Originally Posted by Kennginn
I am tryin to stop breaking stuff or am i just wanting to replace it
Okay, if you're telling us that you actually broke the plastic turn-signal lever, then you're going to have some in-depth surgery to do. If the lever is intact but the turn-signal switch itself isn't working right (e.g. doesn't cancel when unwinding after a turn, or worse), then you're going to have almost as much surgery to do, minus maybe one or two steps at the very end.
Finally, if it'* only your High-Beam/Low-Beam switch that seems to have quit, it _may_ only be the switch that'* at fault rather than the linkage leading to it, which would be good because the high/low-beam switch is _not_ inside the steering column; it'* behind the dash, operated by a little pushrod leading down from the turn-signal lever.
So assuming the worst, that you have physically broken the plastic turn-signal lever, then the general steps you're going to need to do are these:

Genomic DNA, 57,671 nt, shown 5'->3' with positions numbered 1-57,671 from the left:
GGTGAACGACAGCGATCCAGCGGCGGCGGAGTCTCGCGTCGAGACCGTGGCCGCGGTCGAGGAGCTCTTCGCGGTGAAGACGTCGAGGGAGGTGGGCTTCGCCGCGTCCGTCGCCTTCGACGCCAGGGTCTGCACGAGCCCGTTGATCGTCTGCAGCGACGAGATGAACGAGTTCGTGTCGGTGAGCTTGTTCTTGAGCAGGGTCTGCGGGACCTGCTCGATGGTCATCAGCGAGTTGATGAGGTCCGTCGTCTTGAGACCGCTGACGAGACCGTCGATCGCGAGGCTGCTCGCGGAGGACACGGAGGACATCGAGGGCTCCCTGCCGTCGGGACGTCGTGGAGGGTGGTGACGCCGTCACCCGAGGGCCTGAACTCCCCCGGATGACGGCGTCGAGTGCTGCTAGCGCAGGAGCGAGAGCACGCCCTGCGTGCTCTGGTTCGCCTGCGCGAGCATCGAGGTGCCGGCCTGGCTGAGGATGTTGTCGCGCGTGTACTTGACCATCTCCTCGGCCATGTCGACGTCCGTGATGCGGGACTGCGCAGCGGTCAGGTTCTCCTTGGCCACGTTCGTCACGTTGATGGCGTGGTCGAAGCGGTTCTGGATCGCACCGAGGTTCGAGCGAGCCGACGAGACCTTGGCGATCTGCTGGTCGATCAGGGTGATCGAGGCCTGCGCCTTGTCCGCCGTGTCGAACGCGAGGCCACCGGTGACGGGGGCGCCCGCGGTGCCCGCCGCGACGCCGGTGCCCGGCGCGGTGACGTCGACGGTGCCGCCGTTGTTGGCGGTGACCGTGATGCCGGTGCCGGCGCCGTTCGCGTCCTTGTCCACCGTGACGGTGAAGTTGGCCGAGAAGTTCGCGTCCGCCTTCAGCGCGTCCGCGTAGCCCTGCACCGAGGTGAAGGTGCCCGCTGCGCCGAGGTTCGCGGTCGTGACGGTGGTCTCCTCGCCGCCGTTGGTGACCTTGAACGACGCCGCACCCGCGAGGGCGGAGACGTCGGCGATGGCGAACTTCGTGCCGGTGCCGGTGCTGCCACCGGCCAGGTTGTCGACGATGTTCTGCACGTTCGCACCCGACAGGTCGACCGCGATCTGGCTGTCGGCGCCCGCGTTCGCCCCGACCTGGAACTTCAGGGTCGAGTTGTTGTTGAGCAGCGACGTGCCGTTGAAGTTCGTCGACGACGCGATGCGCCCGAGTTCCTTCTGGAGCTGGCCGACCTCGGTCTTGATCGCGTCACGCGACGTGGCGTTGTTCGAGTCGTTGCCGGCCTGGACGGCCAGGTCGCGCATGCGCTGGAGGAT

1) unplug the airbag (below the dash)
2) remove the airbag and pull steering wheel (requires steering-wheel puller)
3) remove airbag supporting hardware and steering column lock plate (requires lock-plate compressor)
4) unplug steering column wiring harness(es) behind dash
5) ease turn-signal switch upwards, detach broken lever and its wiring
6) install new lever, snake its wiring down column as needed
This job requires patience, a service manual and an ability to work with small and fiddly parts. The steering-wheel puller and lock-plate compressor are available just about anywhere; not expensive. The worst parts of the process are probably going to be routing the wires up and down the column (using the old wires to pull the new ones through is helpful, or attach a lead wire to the old harness before pulling it up the column to remove it, so you have something to pull the new ones back down with), and getting the high/low beam selector pushrod back into position under the turn-signal lever when reassembling everything.
You might want to consider paying a pro who'* done this before, unless you feel like taking on the challenge. If there'* a U-pick'em junkyard around, you can get valuable practice by removing the replacement lever from the donor car yourself before you start in on your own.